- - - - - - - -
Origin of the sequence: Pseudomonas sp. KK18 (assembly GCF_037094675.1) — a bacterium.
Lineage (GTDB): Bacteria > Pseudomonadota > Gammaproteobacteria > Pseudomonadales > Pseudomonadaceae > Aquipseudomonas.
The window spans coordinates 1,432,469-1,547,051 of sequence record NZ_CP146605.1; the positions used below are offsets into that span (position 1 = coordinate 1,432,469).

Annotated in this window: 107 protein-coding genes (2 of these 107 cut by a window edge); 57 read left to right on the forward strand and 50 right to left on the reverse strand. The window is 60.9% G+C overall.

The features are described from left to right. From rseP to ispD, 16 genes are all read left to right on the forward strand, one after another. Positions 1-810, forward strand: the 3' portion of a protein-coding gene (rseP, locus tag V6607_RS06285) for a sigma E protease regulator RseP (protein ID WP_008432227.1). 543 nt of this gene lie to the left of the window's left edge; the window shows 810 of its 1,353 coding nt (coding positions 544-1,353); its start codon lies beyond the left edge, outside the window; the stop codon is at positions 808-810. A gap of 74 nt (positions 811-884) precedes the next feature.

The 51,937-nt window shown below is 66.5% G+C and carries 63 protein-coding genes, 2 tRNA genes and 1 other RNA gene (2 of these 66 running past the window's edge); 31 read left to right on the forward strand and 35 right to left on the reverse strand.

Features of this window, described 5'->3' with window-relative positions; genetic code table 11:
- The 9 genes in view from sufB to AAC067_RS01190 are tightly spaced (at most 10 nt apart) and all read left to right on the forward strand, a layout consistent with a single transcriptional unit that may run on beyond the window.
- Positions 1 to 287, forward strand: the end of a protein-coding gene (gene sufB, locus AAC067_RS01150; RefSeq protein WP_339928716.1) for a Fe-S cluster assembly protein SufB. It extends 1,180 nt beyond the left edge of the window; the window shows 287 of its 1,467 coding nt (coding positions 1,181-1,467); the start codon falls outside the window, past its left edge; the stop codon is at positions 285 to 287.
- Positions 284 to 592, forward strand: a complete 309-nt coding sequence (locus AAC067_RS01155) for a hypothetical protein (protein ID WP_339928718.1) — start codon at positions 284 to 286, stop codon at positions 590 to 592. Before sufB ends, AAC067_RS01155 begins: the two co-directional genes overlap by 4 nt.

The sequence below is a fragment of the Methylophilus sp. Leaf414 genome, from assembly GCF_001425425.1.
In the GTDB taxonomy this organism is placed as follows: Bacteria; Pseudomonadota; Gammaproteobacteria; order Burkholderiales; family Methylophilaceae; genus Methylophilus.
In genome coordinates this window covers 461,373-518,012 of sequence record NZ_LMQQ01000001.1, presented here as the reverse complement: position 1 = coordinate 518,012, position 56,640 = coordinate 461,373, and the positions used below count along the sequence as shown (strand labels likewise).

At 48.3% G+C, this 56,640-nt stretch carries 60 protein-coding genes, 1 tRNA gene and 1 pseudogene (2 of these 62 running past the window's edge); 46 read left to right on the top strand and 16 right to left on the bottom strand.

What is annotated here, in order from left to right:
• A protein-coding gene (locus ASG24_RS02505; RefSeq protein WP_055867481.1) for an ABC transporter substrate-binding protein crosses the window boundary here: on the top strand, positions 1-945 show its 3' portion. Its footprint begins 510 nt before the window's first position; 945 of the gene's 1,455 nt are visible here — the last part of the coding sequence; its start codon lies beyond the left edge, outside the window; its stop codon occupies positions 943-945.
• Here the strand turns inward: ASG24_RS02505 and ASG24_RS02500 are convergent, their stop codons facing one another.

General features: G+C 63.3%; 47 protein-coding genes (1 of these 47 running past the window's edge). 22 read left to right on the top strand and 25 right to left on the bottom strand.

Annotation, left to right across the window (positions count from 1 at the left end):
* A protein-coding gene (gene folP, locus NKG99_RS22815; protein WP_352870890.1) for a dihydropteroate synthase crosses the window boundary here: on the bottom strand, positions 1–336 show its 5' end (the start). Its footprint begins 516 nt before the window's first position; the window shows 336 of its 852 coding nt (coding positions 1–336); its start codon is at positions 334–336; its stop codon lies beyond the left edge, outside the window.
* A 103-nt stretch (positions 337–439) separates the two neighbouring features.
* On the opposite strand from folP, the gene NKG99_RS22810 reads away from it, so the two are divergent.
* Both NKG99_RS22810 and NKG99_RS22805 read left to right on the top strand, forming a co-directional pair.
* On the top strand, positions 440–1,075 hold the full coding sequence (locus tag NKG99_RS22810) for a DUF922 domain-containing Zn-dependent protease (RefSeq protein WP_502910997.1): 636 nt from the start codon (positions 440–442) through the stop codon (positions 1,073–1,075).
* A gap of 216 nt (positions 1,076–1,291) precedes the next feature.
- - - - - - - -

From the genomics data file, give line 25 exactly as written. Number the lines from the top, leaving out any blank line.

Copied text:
* A gap of 216 nt (positions 1,076–1,291) precedes the next feature.